Event Title

Prozac Exposure during Adolescence Enhances Sensitivity to Cocaine in Adulthood

Presenter Information

Steven Nieto

Presentation Type

Oral Presentation

College

College of Social and Behavioral Sciences

Major

Psychology

Location

RM 215-218

Faculty Mentor

Dr. Sergio Iniguez

Start Date

5-27-2014 1:00 PM

End Date

5-27-2014 5:30 PM

Abstract

Diagnosing pediatric populations with major depressive disorder (MDD) was almost unthinkable until several years ago. Children and adolescents who suffer from MDD often develop conduct and anxiety illnesses, and up to 25% develop substance abuse disorders. Consequently, this has resulted in a disproportionate increase in the prevalence of antidepressants prescribed to these populations. In particular, prescription rates of Fluoxetine (FLX), a selective serotonin reuptake inhibitor, are on the rise. Despite the heightened rates of antidepressant use in the population, it is surprising how little is known about the potential long-term consequences resulting from FLX treatment during periods prior to adulthood. To address this issue at the preclinical level, we examined whether FLX (20 mg/kg) exposure during adolescence, or adulthood, results in long-lasting changes in sensitivity to the rewarding effects of cocaine. Specifically, separate groups of adolescent [postnatal day (PD)-35] and adult (PD65) male C57BL/6 mice were exposed to FLX for 15 consecutive days. Three-weeks post antidepressant treatment (PD75 for adolescents and PD105 for adults), mice were assessed on behavioral responsivity to cocaine (0, 2.5, 5, 10, or 20 mg/kg) using the conditional place preference (CPP) paradigm. We found that mice pre-treated with FLX during adolescence (PD35-49), but not adulthood (PD65-79), displayed enhanced preference for environments previously paired with moderately low doses of cocaine ( 5 or 10 mg/kg), when compared to saline pre-tested age-matched controls. Together, our findings indicate that repeated exposure to FLX during the adolescent stage of development increases sensitivity to the rewarding effects of cocaine, later in life.

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May 27th, 1:00 PM May 27th, 5:30 PM

Prozac Exposure during Adolescence Enhances Sensitivity to Cocaine in Adulthood

RM 215-218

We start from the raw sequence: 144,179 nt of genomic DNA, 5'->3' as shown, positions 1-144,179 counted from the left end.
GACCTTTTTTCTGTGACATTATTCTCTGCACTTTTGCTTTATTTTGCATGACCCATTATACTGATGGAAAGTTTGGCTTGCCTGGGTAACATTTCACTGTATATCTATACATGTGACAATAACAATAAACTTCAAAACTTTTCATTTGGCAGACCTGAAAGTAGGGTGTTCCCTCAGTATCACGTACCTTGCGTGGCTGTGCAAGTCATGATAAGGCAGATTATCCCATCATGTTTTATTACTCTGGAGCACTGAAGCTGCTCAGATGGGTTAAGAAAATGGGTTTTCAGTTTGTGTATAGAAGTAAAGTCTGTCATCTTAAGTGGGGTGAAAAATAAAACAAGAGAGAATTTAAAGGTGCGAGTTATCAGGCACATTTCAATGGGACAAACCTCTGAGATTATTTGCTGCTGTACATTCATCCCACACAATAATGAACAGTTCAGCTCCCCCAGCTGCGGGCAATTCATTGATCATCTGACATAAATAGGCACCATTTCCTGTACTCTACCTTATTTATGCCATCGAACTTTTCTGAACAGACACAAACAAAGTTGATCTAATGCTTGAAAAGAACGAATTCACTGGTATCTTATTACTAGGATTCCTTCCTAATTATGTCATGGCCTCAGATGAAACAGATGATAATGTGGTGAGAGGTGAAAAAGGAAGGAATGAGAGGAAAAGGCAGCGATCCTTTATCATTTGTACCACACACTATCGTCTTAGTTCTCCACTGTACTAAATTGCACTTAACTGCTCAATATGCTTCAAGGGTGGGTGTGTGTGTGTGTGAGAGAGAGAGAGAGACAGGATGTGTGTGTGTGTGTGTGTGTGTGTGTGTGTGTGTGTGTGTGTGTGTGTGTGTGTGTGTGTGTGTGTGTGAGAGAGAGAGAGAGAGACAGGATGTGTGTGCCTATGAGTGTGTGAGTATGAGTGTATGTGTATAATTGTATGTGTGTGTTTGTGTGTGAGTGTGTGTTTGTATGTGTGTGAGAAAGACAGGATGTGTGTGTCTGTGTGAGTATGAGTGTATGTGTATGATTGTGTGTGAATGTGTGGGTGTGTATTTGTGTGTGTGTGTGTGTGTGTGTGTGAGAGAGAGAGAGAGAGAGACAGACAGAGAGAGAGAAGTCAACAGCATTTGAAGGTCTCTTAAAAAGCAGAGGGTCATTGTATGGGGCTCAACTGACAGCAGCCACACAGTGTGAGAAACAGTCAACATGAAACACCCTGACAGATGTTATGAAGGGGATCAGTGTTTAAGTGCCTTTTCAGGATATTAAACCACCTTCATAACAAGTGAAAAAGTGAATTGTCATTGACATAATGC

Diagnosing pediatric populations with major depressive disorder (MDD) was almost unthinkable until several years ago. Children and adolescents who suffer from MDD often develop conduct and anxiety illnesses, and up to 25% develop substance abuse disorders. Consequently, this has resulted in a disproportionate increase in the prevalence of antidepressants prescribed to these populations. In particular, prescription rates of Fluoxetine (FLX), a selective serotonin reuptake inhibitor, are on the rise. Despite the heightened rates of antidepressant use in the population, it is surprising how little is known about the potential long-term consequences resulting from FLX treatment during periods prior to adulthood. To address this issue at the preclinical level, we examined whether FLX (20 mg/kg) exposure during adolescence, or adulthood, results in long-lasting changes in sensitivity to the rewarding effects of cocaine. Specifically, separate groups of adolescent [postnatal day (PD)-35] and adult (PD65) male C57BL/6 mice were exposed to FLX for 15 consecutive days. Three-weeks post antidepressant treatment (PD75 for adolescents and PD105 for adults), mice were assessed on behavioral responsivity to cocaine (0, 2.5, 5, 10, or 20 mg/kg) using the conditional place preference (CPP) paradigm. We found that mice pre-treated with FLX during adolescence (PD35-49), but not adulthood (PD65-79), displayed enhanced preference for environments previously paired with moderately low doses of cocaine ( 5 or 10 mg/kg), when compared to saline pre-tested age-matched controls. Together, our findings indicate that repeated exposure to FLX during the adolescent stage of development increases sensitivity to the rewarding effects of cocaine, later in life.